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Al Gore Says Pope Francis Is His ‘Inspiration’ in Fighting Climate Change

Former Vice President Al Gore gestures as he speaks during an event, Friday, March 9, 2018, in New York. Former Vice President Al Gore and New York Gov. Andrew Cuomo are speaking out against the Trump administration's plans to open up new areas to offshore drilling. (AP Photo/Mary Altaffer)
AP/Mary Altaffer

Former U.S. Vice President, Al Gore, said he is “thrilled” by Pope Francis’ leadership in the battle against climate change in an interview with Vatican News Wednesday.

Employing apocalyptic language, Gore said the climate crisis is “the biggest existential challenge humanity has ever faced,” and warned that “up to half of all the living species with which we share this earth are in danger of extinction during this century.”

Mr. Gore, who has been called out for failed prophecies, half-truths, bad science, and neo-Malthusian doomsday propaganda, continues to enjoy celebrity among many committed climate alarmists.

In his interview with Vatican News, Gore heaped praise on Pope Francis, saying that the pope’s leadership “has been an inspiration to all of us across the world, particularly when it comes to his strong and repeated emphasis on solving the climate crisis.”

“In particular, his papal encyclical, Laudato si’, marked a crucial step for the Catholic church in leading the world to commit to addressing the climate crisis ahead of the Paris Agreement,” Gore said.

“In these and many other ways, the Pope has been at the forefront in leading the world toward constructive climate action. Virtually all of my Catholic colleagues and friends are thrilled to the marrow of their bones that he is providing this kind of spiritual leadership. As am I,” he added.

The pope’s vocal opposition to manmade climate change is not only crucial for Catholics, Gore said, but serves as an example for other spiritual leaders.

“The Pope is a model for leaders of other faith traditions to communicate the dangers posed by the climate crisis and our duty as stewards of God’s creation to solve it,” he said.

As he often does, Mr. Gore confused air pollution with CO2-induced climate change in his interview, and then went on to tie the two to race issues.

In the United States, Gore stated, “African American children are three-times more likely than the overall population to suffer from diseases related to air pollution, are twice as likely to have asthma and ten times more likely to die from asthma than are children from the majority community.”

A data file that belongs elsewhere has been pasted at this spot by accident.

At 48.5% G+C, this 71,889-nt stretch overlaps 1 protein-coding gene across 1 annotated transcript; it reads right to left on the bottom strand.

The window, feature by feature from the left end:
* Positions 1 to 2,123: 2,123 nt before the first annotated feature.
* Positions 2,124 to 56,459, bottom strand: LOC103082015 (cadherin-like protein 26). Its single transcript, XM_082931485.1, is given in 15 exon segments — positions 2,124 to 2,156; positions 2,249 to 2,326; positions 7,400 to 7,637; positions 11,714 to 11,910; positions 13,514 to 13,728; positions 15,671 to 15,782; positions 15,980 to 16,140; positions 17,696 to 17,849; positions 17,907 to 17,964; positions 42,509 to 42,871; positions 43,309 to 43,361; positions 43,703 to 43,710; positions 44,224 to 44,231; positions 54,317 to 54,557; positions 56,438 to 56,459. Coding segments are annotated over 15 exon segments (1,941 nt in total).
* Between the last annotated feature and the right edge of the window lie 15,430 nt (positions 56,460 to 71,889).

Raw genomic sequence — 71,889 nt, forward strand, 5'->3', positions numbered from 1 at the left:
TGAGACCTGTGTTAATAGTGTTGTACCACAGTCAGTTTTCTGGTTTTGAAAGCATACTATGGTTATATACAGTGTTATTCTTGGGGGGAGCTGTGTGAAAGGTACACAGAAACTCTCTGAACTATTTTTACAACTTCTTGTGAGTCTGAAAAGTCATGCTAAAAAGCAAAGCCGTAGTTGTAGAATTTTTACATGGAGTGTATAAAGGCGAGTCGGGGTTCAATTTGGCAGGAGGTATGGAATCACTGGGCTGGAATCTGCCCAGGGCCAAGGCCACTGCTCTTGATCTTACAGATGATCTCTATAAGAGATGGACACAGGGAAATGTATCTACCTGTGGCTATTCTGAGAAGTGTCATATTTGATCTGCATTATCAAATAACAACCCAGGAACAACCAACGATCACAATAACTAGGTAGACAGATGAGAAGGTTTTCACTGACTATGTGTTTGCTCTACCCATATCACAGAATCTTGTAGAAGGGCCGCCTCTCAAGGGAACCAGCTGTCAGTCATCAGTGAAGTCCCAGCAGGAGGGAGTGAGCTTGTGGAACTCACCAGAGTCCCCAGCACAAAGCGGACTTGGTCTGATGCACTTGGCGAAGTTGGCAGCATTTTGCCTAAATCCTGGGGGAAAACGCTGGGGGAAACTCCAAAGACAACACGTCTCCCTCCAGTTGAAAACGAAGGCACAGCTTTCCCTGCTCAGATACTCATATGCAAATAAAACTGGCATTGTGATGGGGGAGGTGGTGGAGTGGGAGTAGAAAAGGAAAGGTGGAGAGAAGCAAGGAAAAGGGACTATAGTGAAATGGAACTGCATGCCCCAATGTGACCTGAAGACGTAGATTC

What this has to do with climate change is anybody’s guess, since carbon dioxide is non-toxic and is unrelated to asthma.

Gore’s 2007 documentary film, “An Inconvenient Truth,” was given an Oscar and showered in Hollywood accolades, though it also received its share of criticism.

“A general characteristic of Mr. Gore’s approach is to assiduously ignore the fact that the earth and its climate are dynamic; they are always changing even without any external forcing,” Richard S. Lindzen wrote in the Wall Street Journal. “To treat all change as something to fear is bad enough; to do so in order to exploit that fear is much worse.”

The former vice president followed up with a 2017 sequel titled “An Inconvenient Sequel: Truth to Power” that did not fare so well, even in Hollywood circles where climate change is the cause du jour.

“The documentary follow-up proves to be less about global warming than propping up a hero awkwardly desperate to captivate audiences again like he did eleven years ago,” wrote Nick Allen on RogerEbert.com.

“It’s like the Zoolander 2 of global warming documentaries,” he said.

Despite resistance, Mr. Gore seems shows no signs of flagging in his crusade against manmade global warming.

“I have been fortunate to be able to pour every ounce of energy I have into efforts to contribute to the solution to his crisis,” he told Vatican News.

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